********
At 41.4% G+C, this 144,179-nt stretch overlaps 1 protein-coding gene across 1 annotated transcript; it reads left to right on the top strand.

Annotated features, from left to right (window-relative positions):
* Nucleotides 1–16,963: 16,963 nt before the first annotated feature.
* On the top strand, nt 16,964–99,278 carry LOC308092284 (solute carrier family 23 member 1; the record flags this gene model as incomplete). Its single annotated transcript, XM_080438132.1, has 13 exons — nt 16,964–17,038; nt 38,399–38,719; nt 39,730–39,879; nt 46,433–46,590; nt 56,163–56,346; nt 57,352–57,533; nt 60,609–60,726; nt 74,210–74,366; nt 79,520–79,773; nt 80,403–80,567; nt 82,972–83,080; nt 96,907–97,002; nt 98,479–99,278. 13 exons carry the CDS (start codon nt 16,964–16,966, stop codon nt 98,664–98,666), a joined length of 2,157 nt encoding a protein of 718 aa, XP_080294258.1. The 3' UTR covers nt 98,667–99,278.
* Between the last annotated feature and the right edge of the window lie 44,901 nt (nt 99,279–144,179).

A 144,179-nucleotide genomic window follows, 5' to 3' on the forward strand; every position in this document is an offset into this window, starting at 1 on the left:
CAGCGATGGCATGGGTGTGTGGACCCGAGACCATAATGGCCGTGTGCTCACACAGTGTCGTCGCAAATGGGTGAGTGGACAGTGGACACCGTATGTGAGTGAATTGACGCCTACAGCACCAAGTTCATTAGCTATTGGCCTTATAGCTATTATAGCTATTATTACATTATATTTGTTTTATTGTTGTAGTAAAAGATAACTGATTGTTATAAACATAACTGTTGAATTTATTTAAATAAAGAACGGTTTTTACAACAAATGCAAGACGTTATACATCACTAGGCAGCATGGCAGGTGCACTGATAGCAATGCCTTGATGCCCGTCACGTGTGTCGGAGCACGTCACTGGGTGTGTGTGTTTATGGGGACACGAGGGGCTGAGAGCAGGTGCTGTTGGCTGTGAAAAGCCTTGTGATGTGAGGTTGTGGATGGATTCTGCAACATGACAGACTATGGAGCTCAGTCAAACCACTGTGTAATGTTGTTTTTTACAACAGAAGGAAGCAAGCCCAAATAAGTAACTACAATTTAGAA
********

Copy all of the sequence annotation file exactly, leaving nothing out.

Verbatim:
At 41.4% G+C, this 144,179-nt stretch overlaps 1 protein-coding gene across 1 annotated transcript; it reads left to right on the top strand.

Annotated features, from left to right (window-relative positions):
* Nucleotides 1–16,963: 16,963 nt before the first annotated feature.
* On the top strand, nt 16,964–99,278 carry LOC308092284 (solute carrier family 23 member 1; the record flags this gene model as incomplete). Its single annotated transcript, XM_080438132.1, has 13 exons — nt 16,964–17,038; nt 38,399–38,719; nt 39,730–39,879; nt 46,433–46,590; nt 56,163–56,346; nt 57,352–57,533; nt 60,609–60,726; nt 74,210–74,366; nt 79,520–79,773; nt 80,403–80,567; nt 82,972–83,080; nt 96,907–97,002; nt 98,479–99,278. 13 exons carry the CDS (start codon nt 16,964–16,966, stop codon nt 98,664–98,666), a joined length of 2,157 nt encoding a protein of 718 aa, XP_080294258.1. The 3' UTR covers nt 98,667–99,278.
* Between the last annotated feature and the right edge of the window lie 44,901 nt (nt 99,279–144,179).

A 144,179-nucleotide genomic window follows, 5' to 3' on the forward strand; every position in this document is an offset into this window, starting at 1 on the left:
CAGCGATGGCATGGGTGTGTGGACCCGAGACCATAATGGCCGTGTGCTCACACAGTGTCGTCGCAAATGGGTGAGTGGACAGTGGACACCGTATGTGAGTGAATTGACGCCTACAGCACCAAGTTCATTAGCTATTGGCCTTATAGCTATTATAGCTATTATTACATTATATTTGTTTTATTGTTGTAGTAAAAGATAACTGATTGTTATAAACATAACTGTTGAATTTATTTAAATAAAGAACGGTTTTTACAACAAATGCAAGACGTTATACATCACTAGGCAGCATGGCAGGTGCACTGATAGCAATGCCTTGATGCCCGTCACGTGTGTCGGAGCACGTCACTGGGTGTGTGTGTTTATGGGGACACGAGGGGCTGAGAGCAGGTGCTGTTGGCTGTGAAAAGCCTTGTGATGTGAGGTTGTGGATGGATTCTGCAACATGACAGACTATGGAGCTCAGTCAAACCACTGTGTAATGTTGTTTTTTACAACAGAAGGAAGCAAGCCCAAATAAGTAACTACAATTTAGAA